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Philosophy of Technology



To start off, let me introduce myself and tell you a little bit about me! My name is Victoria Jackson and I received a Bachelor's Degree in Early Childhood Education from Auburn University in 2018. WAR EAGLE!


Luckily, I was able to experience Pre-COVID classroom/teaching. I have experience in grades Pre-K through 2nd grade so far in my 4 years of teaching. Technology has always been a big part of my life so when deciding on the program I wanted to do for my Master's Degree, I just kept coming back to Instructional Design due to my love for technology. My co-workers will always recommend me if they have any tech issues in their classroom. I have had the pleasure of seeing technology grow from dial-up internet to what all we have available now. As a teacher, I know that studying Instructional Design will allow me to not only use what I learn in my own classroom but it will also open so many other job opportunities in the educational and corporate world.

 

Technology is Growing "AS FAST LIKE WEED"





Hopefully my fellow southerners will understand that analogy in the title of this section and enjoy the laugh!


Just in the past few years, especially since COVID, technology has grown more than it ever has grown. So many places have switched to having e-learning options. Now that these options are available, we have to think about Mayer's Design Principals and Bate's SECTION model. All of these resources allow us to ask ourselves the correct questions when planning and to make sure we provide what is needed for our students/learners.


Mayer explains that we need to design multimedia instruction to maximize the learning not only online but beyond. Being a elementary teacher, I learned very quickly when having to do e-learning with students when schools were closed that the instruction give had to be eye-catching and fun for the students. Mayer suggests using multimedia instruction and by saying that he means "learning from words and pictures" and those pictures can include graphics, photos, and videos. (Mayer 2017). For Elementary students who are learning to read, just words on a screen does nothing for them. I could not agree more with Mayer that multimedia instruction allows the learner to gain so much more information. This school year we were reading a book about teeth and rituals from different countries for when you lose a tooth. While there were some pictures, it was hard for them to understand information about the tooth without seeing a picture of a tooth. Behind me on the board, I found a picture of the tooth that had fun "props" on it to help the remember the parts of the tooth. After we looked at the tooth in that new fun way with different graphics they were able to remember what we learned even by the end of the week. Even as adults, we as teachers sit in TONS of trainings, and I know that if there were more graphics and videos I probably would not get as board as I would in a training where you just have to sit and listen to a powerpoint being read.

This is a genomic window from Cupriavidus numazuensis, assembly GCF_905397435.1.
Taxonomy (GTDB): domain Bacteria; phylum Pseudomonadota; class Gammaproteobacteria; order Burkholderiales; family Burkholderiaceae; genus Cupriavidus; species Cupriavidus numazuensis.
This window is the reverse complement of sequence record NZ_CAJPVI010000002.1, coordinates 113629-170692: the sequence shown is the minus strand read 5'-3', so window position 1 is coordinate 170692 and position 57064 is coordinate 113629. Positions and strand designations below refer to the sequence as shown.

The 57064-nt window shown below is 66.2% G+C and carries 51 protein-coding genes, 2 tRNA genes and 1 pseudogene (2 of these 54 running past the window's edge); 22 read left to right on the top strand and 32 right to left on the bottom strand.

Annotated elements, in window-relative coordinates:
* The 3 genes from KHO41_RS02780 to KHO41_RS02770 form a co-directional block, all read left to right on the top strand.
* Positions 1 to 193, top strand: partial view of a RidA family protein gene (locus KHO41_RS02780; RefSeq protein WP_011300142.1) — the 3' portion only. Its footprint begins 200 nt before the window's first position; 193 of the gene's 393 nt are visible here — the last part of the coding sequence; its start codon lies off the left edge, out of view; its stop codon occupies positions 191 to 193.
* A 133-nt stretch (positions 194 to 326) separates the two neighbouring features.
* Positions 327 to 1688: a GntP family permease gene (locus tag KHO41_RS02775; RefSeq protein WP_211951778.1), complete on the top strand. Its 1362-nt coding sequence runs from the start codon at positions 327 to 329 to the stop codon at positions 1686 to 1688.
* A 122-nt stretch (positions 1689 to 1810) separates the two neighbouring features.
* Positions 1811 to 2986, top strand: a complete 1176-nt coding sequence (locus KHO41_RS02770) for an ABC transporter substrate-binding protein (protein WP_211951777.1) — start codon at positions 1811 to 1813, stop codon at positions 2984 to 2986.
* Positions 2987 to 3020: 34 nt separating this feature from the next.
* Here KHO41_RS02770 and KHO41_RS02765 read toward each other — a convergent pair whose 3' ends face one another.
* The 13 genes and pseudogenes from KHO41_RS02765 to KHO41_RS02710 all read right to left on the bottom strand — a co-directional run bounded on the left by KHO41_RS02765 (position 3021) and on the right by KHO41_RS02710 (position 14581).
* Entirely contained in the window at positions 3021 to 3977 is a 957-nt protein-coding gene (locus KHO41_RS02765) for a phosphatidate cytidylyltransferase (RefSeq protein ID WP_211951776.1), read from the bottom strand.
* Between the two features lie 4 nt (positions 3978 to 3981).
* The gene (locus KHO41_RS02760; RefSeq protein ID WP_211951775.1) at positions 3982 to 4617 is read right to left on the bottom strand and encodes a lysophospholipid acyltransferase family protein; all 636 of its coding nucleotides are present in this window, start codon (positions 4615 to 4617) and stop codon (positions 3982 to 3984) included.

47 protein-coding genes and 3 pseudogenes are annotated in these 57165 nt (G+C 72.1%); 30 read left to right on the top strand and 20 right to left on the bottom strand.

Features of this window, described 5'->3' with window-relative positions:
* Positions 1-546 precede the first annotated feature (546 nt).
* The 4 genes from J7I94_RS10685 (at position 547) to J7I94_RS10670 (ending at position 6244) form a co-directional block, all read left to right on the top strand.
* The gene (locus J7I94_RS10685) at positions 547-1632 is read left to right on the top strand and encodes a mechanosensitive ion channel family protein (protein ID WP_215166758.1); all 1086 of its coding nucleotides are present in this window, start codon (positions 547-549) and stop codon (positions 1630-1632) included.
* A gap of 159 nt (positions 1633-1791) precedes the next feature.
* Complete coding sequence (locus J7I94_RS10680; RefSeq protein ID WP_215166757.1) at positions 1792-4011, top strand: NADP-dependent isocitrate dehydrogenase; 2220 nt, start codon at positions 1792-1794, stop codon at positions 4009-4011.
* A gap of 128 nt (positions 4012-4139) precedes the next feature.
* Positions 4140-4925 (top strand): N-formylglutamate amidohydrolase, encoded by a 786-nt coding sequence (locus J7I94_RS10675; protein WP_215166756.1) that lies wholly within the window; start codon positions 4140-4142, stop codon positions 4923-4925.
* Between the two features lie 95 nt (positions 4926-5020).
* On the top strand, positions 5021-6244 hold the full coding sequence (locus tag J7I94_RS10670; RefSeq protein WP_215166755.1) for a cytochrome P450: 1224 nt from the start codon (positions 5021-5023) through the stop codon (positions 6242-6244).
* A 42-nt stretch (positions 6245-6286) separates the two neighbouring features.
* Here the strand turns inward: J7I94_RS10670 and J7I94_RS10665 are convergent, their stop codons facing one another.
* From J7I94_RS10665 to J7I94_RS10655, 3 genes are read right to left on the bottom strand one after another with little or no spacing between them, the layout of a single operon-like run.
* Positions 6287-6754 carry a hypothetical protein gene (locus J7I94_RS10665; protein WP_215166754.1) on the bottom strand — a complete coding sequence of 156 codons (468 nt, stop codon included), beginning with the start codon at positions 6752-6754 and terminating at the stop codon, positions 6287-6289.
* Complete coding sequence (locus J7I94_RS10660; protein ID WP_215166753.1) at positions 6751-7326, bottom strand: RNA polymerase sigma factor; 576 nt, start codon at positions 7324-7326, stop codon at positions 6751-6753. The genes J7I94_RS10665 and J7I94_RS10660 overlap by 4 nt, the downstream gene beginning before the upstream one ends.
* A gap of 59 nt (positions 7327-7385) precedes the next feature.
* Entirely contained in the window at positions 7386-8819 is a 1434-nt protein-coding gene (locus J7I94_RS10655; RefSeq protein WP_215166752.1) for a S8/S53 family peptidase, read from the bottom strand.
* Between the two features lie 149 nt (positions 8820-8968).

One thing I wished I had know when I first started teaching and know I will use from here on out is Bates' SECTION model. Yes you always try to think of every posibility when planning a lesson but sometimes you will forget. Bates points out several questions to use when using technology that I honestly never thought of ask myself. Of course you are always thinking about who your students are but Bates takes that a bit further. He mentions these two questions that really stood out to me, "If your students are to be taught at least partly off campus, to which technologies are they likely to have convenient and regular access at home or work?' and "How important is it to enable learners to network beyond a course, with others such as subject specialists, professionals in the field, and relevant people in the community? Can the course, or student learning, benefit from such external connections?" (Bates 2015) Even now that COVID has died down, you still have students who will contract it, and if you ask these question head of time when planning a lesson you will be prepared. I had a student this last year that was quarantined unexpectedly and it was very hard at the drop of the hat to come up with ways for her to still interact and learn the same things we were learning in class. Had I used questions from the SECTION model when making the lessons that would have already been thought of and written in the lesson plan. Those are just two of many amazing questions in the SECTION model that I know will help me to adjust my philosophy when it comes to technology, especially when using it in the classroom.


With that being said, instructional design is used so much more that I thought it was in the classroom. As I learn more and more about it, I think to myself, "Man, if only I had know this when I was having to plan e-learning activities and having to host virtual classes!"






RESOURCES

Mayer, R. E., [University of Kentucky College of Arts & Sciences]. (2017, Oct. 13). Designing multimedia instruction to maximize learning: Online and beyond. [Video file].


Bates, A.W. (2015). Appendix 2: Questions to guide media selection and use. In Teaching in a Digital Age.

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